With this information you should be able to tell if you’re on track to reach your goals or need to make any course corrections. Has your credit card debt increased? Are your savings growing? Are you contributing regularly to your 401(k) plan? A review of your net worth will expose areas of your spending where there might be areas to cut back or save more.

Reset retirement savings

The beginning of the year is the perfect time to review your retirement accounts. If you’re involved in your employer’s retirement plan, review the percentage of your salary you’re contributing and consider increasing that amount. If you haven’t joined the plan, consider doing so. An extra $50 or $100 per pay period can improve chances of a more successful retirement.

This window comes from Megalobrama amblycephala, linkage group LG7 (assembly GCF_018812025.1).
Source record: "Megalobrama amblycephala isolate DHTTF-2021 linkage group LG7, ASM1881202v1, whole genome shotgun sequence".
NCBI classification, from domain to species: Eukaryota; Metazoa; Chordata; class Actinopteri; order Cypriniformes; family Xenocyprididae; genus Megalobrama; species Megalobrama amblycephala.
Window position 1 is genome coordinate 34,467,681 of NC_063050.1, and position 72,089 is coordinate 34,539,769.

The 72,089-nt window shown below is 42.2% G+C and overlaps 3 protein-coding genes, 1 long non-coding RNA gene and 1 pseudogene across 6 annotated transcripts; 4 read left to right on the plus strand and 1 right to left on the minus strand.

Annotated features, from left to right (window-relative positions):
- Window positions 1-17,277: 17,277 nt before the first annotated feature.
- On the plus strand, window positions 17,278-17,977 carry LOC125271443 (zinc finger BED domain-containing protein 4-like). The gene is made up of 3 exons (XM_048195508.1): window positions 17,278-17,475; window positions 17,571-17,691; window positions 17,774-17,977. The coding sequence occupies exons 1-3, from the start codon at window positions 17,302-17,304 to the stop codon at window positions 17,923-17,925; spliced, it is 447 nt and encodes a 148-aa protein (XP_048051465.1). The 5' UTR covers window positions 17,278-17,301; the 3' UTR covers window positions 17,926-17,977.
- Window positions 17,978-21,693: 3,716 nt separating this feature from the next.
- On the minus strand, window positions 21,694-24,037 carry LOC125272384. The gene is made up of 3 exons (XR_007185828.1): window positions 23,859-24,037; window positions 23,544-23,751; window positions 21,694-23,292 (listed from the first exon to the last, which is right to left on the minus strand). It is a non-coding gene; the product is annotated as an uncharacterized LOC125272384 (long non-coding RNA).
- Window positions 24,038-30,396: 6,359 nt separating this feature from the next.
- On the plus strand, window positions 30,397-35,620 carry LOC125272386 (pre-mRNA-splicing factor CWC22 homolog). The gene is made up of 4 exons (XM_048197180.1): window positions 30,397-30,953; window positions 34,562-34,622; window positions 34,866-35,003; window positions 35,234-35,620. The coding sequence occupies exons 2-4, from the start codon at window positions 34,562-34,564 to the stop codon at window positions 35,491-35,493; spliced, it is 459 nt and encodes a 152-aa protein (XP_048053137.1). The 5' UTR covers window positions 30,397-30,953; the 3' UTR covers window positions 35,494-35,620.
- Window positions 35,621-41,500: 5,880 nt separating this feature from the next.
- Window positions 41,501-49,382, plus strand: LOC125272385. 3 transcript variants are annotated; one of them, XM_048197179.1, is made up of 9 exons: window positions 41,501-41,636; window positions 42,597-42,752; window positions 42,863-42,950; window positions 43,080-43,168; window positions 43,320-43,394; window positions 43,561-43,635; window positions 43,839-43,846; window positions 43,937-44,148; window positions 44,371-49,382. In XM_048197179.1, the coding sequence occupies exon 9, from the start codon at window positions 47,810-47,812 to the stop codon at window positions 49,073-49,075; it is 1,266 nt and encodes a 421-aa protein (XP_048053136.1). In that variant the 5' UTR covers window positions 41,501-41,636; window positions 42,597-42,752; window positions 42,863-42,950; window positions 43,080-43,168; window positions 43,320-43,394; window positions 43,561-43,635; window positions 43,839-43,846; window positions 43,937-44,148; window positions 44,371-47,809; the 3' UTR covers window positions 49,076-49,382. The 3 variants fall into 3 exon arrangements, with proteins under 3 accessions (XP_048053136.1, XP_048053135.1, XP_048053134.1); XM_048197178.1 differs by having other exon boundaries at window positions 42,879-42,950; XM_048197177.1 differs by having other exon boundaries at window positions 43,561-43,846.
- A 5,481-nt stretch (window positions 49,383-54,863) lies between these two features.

The most common reason people tell me they don’t increase their 401(k) contributions is they won’t have enough take-home pay to live their lives if they contribute. In my experience, most people are surprised by the small difference in their take-home pay even when they max out their retirement contributions. To help you determine how much you can save each period, incorporate your retirement savings into your regular budget.

Don’t forget your IRA

Even if you participate in your work retirement plan, you and your spouse may still be able to contribute to a Traditional IRA or Roth IRA, depending on your wages. Discuss these and other retirement strategies with your financial advisor to keep on top of ever-changing tax regulations.